Just As It's Beginning to Grow Into a Great Series, History's "Vikings" Ends Its First Season
History's freshman series "Vikings" has been a good show all along, flying out of the gate with crunching displays of violence, brilliant axe-play, and sexual intrigue. The series has centered upon Ragnar Lothbrok (Travis Fimmel) and his meteoric rise from ship captain to leader of the Viking tribes. The first three-fourths of the season centered upon the brute force of Ragnar's power grab: He discovered a way to sail West, conquered an English village, and found himself in a power struggle with Earl Haraldson (Gabriel Byrne), a struggle that Ragnar came out on top of.
It was a fairly straightforward affair for much of the year.
But just as "Vikings" rounded the corner toward the finale, the show grew into something else: A more complicated, darker, and less straightforward drama where Machiavellian politics has finally come into play. "Vikings," of course, is no match for a show like "Game of Thrones" -- the universe is smaller, less dense, and not as scheming -- but it has come into its own as an enjoyable, often somber, and bloody series with enough intelligence to make it interesting, but not so much that an infographic is necessary to keep up with the plotting.
The major turn in the season took place after the death of Haraldson, and just as we thought "Vikings" could lose its key antagonist, the show has introduced two better, more cunning villains in Denmark's King Horik (Donal Logue) and Jarl Borg, the leader of Gotaland (now Sweden), played by Thorbjørn Harr, who is the most Skarsgård-ian actor I've ever seen, and that includes Gustaf Skarsgård, who plays Floki.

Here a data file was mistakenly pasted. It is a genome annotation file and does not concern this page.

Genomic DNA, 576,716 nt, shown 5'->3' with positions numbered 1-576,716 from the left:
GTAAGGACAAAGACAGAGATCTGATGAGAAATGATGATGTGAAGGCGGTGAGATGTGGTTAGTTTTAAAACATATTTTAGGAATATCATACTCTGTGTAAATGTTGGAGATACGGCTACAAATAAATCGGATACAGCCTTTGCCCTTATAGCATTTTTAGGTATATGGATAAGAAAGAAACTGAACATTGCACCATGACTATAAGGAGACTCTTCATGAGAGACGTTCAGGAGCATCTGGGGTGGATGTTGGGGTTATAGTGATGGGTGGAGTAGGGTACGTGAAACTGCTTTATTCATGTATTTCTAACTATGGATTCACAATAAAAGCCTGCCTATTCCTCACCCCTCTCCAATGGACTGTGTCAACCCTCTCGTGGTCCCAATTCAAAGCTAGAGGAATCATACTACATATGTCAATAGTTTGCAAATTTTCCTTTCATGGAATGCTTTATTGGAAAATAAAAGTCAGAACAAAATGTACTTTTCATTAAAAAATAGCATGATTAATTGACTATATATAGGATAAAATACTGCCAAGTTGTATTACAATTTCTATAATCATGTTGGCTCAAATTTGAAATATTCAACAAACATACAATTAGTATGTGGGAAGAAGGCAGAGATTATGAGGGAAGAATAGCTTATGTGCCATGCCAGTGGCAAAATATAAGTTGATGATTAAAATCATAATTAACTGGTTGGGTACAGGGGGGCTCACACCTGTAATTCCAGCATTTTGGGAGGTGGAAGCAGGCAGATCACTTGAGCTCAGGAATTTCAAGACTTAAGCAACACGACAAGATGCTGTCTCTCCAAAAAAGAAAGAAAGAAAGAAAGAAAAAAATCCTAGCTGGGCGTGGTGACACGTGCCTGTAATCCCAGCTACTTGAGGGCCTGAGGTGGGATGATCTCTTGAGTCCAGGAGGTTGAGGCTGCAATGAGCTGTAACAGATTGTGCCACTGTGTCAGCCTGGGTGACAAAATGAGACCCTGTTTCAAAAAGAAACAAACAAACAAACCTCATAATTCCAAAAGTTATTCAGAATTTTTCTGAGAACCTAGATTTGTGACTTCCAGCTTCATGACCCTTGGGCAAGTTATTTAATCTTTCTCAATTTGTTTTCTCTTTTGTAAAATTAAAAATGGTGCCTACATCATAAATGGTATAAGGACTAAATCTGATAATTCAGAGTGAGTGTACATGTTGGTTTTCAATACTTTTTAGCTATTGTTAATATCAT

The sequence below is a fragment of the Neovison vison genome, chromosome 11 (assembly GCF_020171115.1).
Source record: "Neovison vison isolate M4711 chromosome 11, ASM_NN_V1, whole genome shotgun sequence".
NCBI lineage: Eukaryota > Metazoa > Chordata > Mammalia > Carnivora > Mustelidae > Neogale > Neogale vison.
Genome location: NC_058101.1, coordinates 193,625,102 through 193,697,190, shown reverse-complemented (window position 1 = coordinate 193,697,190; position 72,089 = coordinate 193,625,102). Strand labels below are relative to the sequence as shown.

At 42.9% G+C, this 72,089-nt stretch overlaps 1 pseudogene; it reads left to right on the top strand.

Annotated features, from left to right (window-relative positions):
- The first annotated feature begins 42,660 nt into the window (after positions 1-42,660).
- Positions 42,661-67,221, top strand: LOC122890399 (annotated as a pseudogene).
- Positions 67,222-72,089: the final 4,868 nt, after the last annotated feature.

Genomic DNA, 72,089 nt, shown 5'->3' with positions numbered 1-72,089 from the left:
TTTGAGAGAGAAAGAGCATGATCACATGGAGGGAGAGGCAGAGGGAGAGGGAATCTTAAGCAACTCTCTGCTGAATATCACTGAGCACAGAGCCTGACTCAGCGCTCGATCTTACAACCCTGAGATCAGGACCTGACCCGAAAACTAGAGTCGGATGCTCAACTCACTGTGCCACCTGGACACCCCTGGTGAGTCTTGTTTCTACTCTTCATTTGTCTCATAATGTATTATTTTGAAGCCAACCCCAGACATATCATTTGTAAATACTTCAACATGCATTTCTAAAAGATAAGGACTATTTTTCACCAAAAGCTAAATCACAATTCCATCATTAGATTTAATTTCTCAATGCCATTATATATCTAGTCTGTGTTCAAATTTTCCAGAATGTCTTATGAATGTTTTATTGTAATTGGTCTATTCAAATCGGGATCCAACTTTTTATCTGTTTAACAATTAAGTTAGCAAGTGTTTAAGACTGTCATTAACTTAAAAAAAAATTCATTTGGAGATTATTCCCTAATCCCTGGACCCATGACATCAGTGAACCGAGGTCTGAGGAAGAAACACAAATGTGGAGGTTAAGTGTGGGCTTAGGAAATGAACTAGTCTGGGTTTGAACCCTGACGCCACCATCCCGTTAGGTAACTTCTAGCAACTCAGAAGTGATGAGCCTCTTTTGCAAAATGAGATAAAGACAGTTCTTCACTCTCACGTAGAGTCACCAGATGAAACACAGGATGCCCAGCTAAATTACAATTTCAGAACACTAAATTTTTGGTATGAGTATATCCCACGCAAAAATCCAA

It's hard to know what is exactly at play as the first season ends, but it seems likely that Horik -- in aligning himself with Ragnar, and sending him to Gotaland to negotiate with Jarl Borg on his behalf -- has laid a trap for Ragnar, leaving him vulnerable so that Horik can make his own power play, which should make for a fun dynamic next season, especially now that Ragnar's brother is situating himself to be yet another antagonist next year, at least until the Gods tear off his head and sh*t blood down his neck.
The problem, unfortunately, with "Vikings" is that there are too many spoiler pitfalls available: Ragnar and Horik are based upon actual historical legends, and while I want desperately to know more about them, a few trips to Wikipedia can lay spoiler waste to the next three seasons. Based upon the little that I have read, despite the rapid plot-chewing the series has engaged in, there's still plenty of story left to tell. That includes fascinating side stories with Lagertha (Katheryn Winnick), one of television's fiercest female characters, as well as Aslaug, the warrior queen introduced in last night's season finale.
It's a series, going ahead, that's ripe for better, more complicated storytelling, but in its first season, "Vikings" has been a stellar companion to "Game of Thrones," a brutal, blood-drenched series quick to get the point and less likely to leave us drifting in a sea of uncertainty from week to week. Last night's finale solidified the show as one of the best second-tier dramas on television, and the perfect sort of drama to catch up on when it arrives on Netflix.